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Behind The Scenes: Operation Stand Down

Outreach mission: A Lifetime Commitment

Patti Templeton, Founder and Executive Director of One Community Now in New Port Richey, Florida, sat down with FireWatch Magazine to share the foundation’s origin story.

Our attention has been brought to One Community Now for how they help veterans. We learn that it’s not only veterans they help. If you are in need, someone at One Community Now wants to listen to your story and help you find a solution.

Veterans now have their own place, the somewhat new Veterans Support Center located at 4620 Professional Loop in New Port Richey. One Community Now is a faith-based organization, and the story behind how the Professional Loop location came to be proves that prayers are answered.

Patti had worked at a church for nearly 17 years and had been part of setting up an outreach ministry there. At the time, the Pastor had been a missionary for over 30 years and focused on global outreach. Patti, who was from Detroit, Michigan, had experienced poverty in her home state. She knew full well the struggle was also very real here in central Florida.

“I had a heart for local outreach,” says Patti. “The two of us got together to form One Community Now as a separate 501(c)(3) from the church, and he believed in me; he really inspired leadership in me,” she recalls of her then pastor.

Initially, there weren’t any employees at the new non-profit organization, but by 2018, two had been hired as missionaries moving into neighborhoods to reach the community. The project began as our Pack-A-Sack Program.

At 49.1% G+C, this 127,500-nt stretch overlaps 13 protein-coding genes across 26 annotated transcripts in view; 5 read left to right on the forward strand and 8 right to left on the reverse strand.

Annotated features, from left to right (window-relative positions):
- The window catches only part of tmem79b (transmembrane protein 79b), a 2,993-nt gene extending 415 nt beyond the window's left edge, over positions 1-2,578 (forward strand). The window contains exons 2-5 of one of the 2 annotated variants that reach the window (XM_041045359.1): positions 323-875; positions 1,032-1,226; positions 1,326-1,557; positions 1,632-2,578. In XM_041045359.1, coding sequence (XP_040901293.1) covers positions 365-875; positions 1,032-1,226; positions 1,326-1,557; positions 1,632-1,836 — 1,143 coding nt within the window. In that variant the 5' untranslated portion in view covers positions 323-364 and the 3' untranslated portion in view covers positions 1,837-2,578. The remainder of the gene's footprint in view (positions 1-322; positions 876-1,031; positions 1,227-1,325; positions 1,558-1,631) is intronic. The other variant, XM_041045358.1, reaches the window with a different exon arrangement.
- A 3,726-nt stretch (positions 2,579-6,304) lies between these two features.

Change was forced on our efforts when a new pastor took over at the church and decided to close the outreach program, firing all the staff. Patti knows God was in control because the current location of One Community Now, located on Main Street in New Port Richey, had initially been another non-profit organization that decided to close operations amid the COVID-19 epidemic of 2020.

The struggling organization approached Patti and asked her to become the new director of the non-profit. They told her she could change the name and do whatever she wanted with it. They only asked that she continue helping people with employment needs.

Patti quickly embraced the opportunity and opened One Community Now as a local outreach.

When One Community Now opened, Patti had already been part of one Stand Down event and was still doing the Pack-A-Sack Program in nearby neighborhoods. The new organization made acquiring funding for the program more accessible and allowed Patti and her team to begin helping the homeless with housing and other needs.


Local Stand Down History

Patti and her church outreach program had the first Stand Down event in 2011. The group had learned the initial model of a Stand Down from a veteran who had lived in San Diego, California, where a Stand Down outreach event had been held for Vietnam Veterans.

At the time, the church’s outreach program had about 12 committed to utilizing the San Diego model here in Florida. The group researched and learned how to hold a Stand Down event. For the first couple of years, it was only a one-day event. Eventually, it became a two-day event and, later, three.

The San Diego team had always held their Stand Downs at fairgrounds or baseball fields. The team approached park managers at the Veterans Memorial Park in Hudson, and together, they worked with the County to use the city park.

“The County actually did a Declaration of Stand Down Day,” says Patti.

“The Stand Down events used to be held in the Fall, but we were always dodging hurricanes and bad weather. We would have these large military tents set up for homeless veterans to rest for the night, and they would be in constant danger of blowing away,” says Patti.